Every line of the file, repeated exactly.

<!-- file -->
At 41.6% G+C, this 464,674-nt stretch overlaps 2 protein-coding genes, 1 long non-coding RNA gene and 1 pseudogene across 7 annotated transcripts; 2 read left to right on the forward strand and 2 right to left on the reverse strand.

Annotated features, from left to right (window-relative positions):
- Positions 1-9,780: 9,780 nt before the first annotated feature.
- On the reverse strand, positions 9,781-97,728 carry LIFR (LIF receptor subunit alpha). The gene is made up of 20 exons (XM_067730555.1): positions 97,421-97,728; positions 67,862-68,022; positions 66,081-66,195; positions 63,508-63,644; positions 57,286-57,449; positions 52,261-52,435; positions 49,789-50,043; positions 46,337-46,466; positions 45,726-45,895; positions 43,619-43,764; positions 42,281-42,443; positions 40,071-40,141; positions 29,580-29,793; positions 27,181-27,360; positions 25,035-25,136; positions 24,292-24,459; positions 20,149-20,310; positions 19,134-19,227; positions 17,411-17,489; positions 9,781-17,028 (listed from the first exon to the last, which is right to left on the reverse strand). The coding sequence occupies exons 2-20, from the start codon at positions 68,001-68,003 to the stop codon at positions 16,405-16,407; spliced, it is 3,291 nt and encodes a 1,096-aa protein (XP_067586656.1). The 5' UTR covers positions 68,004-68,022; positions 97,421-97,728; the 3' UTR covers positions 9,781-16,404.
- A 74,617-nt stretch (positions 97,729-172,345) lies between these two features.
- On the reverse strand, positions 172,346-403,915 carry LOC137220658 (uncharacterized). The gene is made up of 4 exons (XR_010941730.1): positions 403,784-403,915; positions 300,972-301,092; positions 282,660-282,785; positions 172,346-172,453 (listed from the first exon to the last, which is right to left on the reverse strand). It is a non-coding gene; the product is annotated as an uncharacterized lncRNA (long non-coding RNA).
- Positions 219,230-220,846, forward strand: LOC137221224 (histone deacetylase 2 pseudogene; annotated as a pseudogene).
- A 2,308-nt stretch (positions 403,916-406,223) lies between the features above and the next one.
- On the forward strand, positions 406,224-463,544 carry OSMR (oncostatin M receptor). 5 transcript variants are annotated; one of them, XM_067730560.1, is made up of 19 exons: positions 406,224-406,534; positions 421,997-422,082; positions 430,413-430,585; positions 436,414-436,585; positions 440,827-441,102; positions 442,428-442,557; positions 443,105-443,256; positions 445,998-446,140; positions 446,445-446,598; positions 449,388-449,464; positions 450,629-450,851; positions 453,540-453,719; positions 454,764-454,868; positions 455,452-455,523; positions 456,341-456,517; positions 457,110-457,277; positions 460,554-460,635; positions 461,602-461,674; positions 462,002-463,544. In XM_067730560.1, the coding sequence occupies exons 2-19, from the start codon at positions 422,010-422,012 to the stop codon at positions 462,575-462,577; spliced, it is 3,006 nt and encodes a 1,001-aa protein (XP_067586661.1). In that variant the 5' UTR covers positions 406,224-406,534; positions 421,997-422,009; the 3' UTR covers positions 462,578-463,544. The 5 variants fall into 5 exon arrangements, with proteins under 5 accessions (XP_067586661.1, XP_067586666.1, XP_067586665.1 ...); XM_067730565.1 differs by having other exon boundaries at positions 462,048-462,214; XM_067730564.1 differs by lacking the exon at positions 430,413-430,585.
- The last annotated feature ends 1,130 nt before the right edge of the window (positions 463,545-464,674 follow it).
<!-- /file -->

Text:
At 41.6% G+C, this 464,674-nt stretch overlaps 2 protein-coding genes, 1 long non-coding RNA gene and 1 pseudogene across 7 annotated transcripts; 2 read left to right on the forward strand and 2 right to left on the reverse strand.

Annotated features, from left to right (window-relative positions):
- Positions 1-9,780: 9,780 nt before the first annotated feature.
- On the reverse strand, positions 9,781-97,728 carry LIFR (LIF receptor subunit alpha). The gene is made up of 20 exons (XM_067730555.1): positions 97,421-97,728; positions 67,862-68,022; positions 66,081-66,195; positions 63,508-63,644; positions 57,286-57,449; positions 52,261-52,435; positions 49,789-50,043; positions 46,337-46,466; positions 45,726-45,895; positions 43,619-43,764; positions 42,281-42,443; positions 40,071-40,141; positions 29,580-29,793; positions 27,181-27,360; positions 25,035-25,136; positions 24,292-24,459; positions 20,149-20,310; positions 19,134-19,227; positions 17,411-17,489; positions 9,781-17,028 (listed from the first exon to the last, which is right to left on the reverse strand). The coding sequence occupies exons 2-20, from the start codon at positions 68,001-68,003 to the stop codon at positions 16,405-16,407; spliced, it is 3,291 nt and encodes a 1,096-aa protein (XP_067586656.1). The 5' UTR covers positions 68,004-68,022; positions 97,421-97,728; the 3' UTR covers positions 9,781-16,404.
- A 74,617-nt stretch (positions 97,729-172,345) lies between these two features.
- On the reverse strand, positions 172,346-403,915 carry LOC137220658 (uncharacterized). The gene is made up of 4 exons (XR_010941730.1): positions 403,784-403,915; positions 300,972-301,092; positions 282,660-282,785; positions 172,346-172,453 (listed from the first exon to the last, which is right to left on the reverse strand). It is a non-coding gene; the product is annotated as an uncharacterized lncRNA (long non-coding RNA).
- Positions 219,230-220,846, forward strand: LOC137221224 (histone deacetylase 2 pseudogene; annotated as a pseudogene).
- A 2,308-nt stretch (positions 403,916-406,223) lies between the features above and the next one.
- On the forward strand, positions 406,224-463,544 carry OSMR (oncostatin M receptor). 5 transcript variants are annotated; one of them, XM_067730560.1, is made up of 19 exons: positions 406,224-406,534; positions 421,997-422,082; positions 430,413-430,585; positions 436,414-436,585; positions 440,827-441,102; positions 442,428-442,557; positions 443,105-443,256; positions 445,998-446,140; positions 446,445-446,598; positions 449,388-449,464; positions 450,629-450,851; positions 453,540-453,719; positions 454,764-454,868; positions 455,452-455,523; positions 456,341-456,517; positions 457,110-457,277; positions 460,554-460,635; positions 461,602-461,674; positions 462,002-463,544. In XM_067730560.1, the coding sequence occupies exons 2-19, from the start codon at positions 422,010-422,012 to the stop codon at positions 462,575-462,577; spliced, it is 3,006 nt and encodes a 1,001-aa protein (XP_067586661.1). In that variant the 5' UTR covers positions 406,224-406,534; positions 421,997-422,009; the 3' UTR covers positions 462,578-463,544. The 5 variants fall into 5 exon arrangements, with proteins under 5 accessions (XP_067586661.1, XP_067586666.1, XP_067586665.1 ...); XM_067730565.1 differs by having other exon boundaries at positions 462,048-462,214; XM_067730564.1 differs by lacking the exon at positions 430,413-430,585.
- The last annotated feature ends 1,130 nt before the right edge of the window (positions 463,545-464,674 follow it).